Criterion Collection Eclipse Series #29 DVD Review: Aki Kaurismaki's Leningrad Cowboys

Two films and a concert from the ultra-hip Leningrad Cowboys.
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Not since the likes of Sigue Sigue Sputnik have a band with so little to offer gained such mass attention. One might argue that Milli Vanilli and Spinal Tap achieved even more in the field of fakery, but that is not a fair comparison. Spinal Tap always knew they were a joke, while Milli Vanilli were actually serious about the whole thing, and never did understand why their Grammy was rescinded. Leningrad Cowboys were invented first, then toured as an actual band. Theirs was a beautiful career arc - and it is little wonder that they became ultra-hip for a brief moment in the late eighties.

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The Finnish band came together one night in a bar when a couple of musicians and director Aki Kaurismaki began discussing the idea of a parody group. They wanted to call themselves Leningrad Cowboys (a nod to the waning influence of the Soviet Union at the time), and have Kaurismaki direct a music video for them. The idea soon progressed into making the group a real band, and for them to tour America. Leningrad Cowboys Go America (1989) chronicles this, to often hilarious results. It is definitely a fish-out-of-water tale, but unlike Borat, the results are never mean-spirited. Mostly it is confusion from all concerned.

Leningrad Cowboys Go America is one of those pictures that virtually defines the term "cult movie." From their massive pompadours to their 24-inch winkle picker shoes, these guys look hilarious. And there is really no describing their music. Imagine a mix of polka, rock, Russian marching songs, and big band for starters. This is an offbeat, and quite endearing road movie.

The film proved to be so popular that a sequel was ordered, Leningrad Cowboys Meet Moses (1994). To his credit, Kaurismaki came up with a very different story than the first. Picking up where Go America ended, with the group happily drinking in Mexico, they get a call from the manager who had abandoned them earlier. By calling them with the pretext that they have a gig scheduled at Coney Island, Vladimir gets them to come back to the east coast. Upon arrival he informs them "Call me Moses and obey me in all things...so I can lead you back to your people."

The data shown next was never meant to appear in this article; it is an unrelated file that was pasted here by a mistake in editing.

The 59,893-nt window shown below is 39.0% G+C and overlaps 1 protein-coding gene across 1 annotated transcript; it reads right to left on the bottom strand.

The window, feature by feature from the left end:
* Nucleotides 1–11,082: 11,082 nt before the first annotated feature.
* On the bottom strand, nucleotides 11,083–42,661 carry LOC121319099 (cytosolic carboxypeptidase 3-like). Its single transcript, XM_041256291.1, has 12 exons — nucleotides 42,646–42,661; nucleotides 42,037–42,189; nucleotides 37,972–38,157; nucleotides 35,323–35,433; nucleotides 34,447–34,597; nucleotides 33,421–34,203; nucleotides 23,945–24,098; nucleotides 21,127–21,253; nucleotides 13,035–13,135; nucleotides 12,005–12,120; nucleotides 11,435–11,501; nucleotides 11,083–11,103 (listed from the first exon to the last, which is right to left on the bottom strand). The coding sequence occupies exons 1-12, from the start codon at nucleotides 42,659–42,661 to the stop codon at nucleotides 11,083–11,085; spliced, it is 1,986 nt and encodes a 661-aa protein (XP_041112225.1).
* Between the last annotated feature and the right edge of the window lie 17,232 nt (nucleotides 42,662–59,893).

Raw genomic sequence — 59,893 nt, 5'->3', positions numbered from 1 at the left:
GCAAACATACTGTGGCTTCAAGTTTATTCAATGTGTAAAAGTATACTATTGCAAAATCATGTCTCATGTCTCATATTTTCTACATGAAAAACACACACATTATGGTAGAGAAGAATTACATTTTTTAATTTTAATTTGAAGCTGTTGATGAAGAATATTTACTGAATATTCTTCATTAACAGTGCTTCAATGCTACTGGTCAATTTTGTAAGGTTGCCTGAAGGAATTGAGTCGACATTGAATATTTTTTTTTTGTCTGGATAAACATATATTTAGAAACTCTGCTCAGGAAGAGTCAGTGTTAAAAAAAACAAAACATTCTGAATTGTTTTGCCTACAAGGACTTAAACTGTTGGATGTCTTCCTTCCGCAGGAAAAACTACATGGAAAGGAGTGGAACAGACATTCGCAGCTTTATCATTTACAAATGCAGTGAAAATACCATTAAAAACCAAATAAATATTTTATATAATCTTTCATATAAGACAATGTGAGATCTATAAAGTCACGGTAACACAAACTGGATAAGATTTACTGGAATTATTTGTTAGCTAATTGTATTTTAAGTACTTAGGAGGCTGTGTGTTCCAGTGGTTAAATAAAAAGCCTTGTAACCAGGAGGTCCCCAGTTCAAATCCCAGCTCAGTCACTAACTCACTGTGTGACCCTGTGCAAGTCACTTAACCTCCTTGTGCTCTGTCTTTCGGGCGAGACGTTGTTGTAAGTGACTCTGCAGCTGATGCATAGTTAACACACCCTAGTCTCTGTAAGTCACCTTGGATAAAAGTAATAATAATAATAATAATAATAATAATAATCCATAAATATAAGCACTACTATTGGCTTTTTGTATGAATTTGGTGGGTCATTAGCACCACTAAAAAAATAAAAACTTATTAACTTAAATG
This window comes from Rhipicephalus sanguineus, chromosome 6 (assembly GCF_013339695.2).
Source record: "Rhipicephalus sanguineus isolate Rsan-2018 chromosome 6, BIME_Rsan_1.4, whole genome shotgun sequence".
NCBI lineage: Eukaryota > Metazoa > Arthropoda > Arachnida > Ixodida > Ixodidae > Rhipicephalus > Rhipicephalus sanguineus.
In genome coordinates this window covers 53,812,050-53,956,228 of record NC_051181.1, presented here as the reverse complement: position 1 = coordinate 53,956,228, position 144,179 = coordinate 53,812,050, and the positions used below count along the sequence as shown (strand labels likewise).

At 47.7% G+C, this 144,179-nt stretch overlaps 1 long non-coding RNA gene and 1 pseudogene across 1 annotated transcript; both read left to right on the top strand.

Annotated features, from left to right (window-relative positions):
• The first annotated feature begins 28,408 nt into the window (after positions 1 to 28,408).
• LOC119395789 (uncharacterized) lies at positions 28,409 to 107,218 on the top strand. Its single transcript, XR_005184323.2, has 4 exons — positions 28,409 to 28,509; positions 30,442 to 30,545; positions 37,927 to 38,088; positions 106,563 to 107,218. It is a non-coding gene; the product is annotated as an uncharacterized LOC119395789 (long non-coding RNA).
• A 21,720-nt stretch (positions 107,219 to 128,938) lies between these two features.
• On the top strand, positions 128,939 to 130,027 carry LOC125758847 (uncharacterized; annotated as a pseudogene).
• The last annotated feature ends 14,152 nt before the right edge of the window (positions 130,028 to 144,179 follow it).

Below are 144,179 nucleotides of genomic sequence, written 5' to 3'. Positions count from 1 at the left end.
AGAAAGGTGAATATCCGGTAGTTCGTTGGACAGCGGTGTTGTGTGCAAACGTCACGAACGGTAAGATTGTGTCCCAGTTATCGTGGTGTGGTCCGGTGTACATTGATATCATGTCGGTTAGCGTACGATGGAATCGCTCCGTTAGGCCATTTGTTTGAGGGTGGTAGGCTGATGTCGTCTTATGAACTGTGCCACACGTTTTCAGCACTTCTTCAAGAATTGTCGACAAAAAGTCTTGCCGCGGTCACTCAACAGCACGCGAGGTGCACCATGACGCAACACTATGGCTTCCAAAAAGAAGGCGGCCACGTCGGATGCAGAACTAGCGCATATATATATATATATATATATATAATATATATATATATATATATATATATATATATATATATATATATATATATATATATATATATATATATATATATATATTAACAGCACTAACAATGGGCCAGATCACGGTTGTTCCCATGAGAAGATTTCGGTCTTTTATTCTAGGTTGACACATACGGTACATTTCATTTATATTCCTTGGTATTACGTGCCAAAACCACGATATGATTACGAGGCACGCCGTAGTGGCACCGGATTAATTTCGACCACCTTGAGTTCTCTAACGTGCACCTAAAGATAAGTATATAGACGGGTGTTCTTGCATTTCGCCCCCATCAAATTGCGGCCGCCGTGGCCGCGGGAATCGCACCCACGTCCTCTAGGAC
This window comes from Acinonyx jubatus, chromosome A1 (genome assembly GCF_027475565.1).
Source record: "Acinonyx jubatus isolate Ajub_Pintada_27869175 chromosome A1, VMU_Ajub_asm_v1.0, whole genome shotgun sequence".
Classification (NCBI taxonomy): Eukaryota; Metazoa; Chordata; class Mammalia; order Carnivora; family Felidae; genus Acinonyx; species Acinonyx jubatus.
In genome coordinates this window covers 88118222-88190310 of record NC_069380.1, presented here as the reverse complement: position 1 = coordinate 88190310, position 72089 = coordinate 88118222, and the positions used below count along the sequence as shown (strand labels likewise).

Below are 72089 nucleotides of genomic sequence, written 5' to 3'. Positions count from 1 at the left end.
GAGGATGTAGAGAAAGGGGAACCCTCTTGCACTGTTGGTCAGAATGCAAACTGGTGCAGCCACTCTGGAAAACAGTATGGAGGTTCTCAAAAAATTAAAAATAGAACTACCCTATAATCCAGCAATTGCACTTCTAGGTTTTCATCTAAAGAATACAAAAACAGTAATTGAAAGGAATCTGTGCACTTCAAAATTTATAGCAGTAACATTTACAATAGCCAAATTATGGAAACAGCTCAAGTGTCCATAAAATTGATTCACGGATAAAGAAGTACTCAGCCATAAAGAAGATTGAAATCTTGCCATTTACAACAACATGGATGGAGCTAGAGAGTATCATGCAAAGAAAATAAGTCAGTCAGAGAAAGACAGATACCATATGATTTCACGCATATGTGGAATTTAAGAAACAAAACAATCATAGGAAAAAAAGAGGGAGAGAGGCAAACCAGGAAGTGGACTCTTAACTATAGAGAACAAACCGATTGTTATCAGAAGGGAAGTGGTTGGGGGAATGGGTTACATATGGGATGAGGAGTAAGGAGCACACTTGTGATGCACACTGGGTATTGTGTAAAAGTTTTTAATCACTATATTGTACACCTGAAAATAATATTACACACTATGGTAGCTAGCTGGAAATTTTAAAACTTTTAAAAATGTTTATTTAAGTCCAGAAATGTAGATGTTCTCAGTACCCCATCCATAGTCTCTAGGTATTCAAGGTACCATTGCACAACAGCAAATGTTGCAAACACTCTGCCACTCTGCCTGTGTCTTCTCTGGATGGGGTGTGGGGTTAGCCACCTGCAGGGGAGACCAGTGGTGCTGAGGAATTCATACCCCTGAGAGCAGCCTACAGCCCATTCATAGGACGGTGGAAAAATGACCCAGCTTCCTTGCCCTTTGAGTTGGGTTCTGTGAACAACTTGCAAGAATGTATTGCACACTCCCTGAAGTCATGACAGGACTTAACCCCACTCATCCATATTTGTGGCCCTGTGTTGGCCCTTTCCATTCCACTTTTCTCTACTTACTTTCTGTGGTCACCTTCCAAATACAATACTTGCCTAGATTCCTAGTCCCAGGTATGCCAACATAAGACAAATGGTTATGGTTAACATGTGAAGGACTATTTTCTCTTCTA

With those words, the band set out from Coney Island in a tiny boat, to return to the paradise from which they came, Siberia. Meet Moses works as something of mirror-image of Go America. The trip back home is through some desolate locales, and features more than a few grim-looking people. The Cowboys are forced to book gigs along the way, and these are often as out of sync with the locals' expectations as they were in America. Everyone's attitude greatly improves when they get home however, and Meet Moses ends on a high note.

The third film in this triple-DVD set from Criterion's Eclipse imprint is titled Total Balalaika Show (1994). This was filmed at a massive concert in Helsinki's Senate Square. The event was huge, in addition to the Cowboys, there were the 150-member Alexandrov Red Army Chorus and Dance Ensemble. The 70,000 fans who turned out for this concert proved that with the right people, even idle barroom chatter can result in something truly amazing. Total Balalaika Show also contains five Kaurismaki directed music videos as bonus material.

This modestly priced set captures two cult films and a concert basically. But looking back at it 20 years later, it reflects a really incredible time in history. Glasnost and Perestroika were steadily chipping away at the literal and figurative wall between East and West, and the Leningrad Cowboys seemed to define this. It remains a bizarre experience to watch these heavily pompadoured men playing a combination Russian march/pop/polka hybrid of The Turtles' "Happy Together," or The Doors' "L.A. Woman."

The world of the Leningrad Cowboys is a strange and wonderful one. It is unlikely that circumstances will ever conspire to create a band like this again, so enjoy their oddly sweet moment in the sun.

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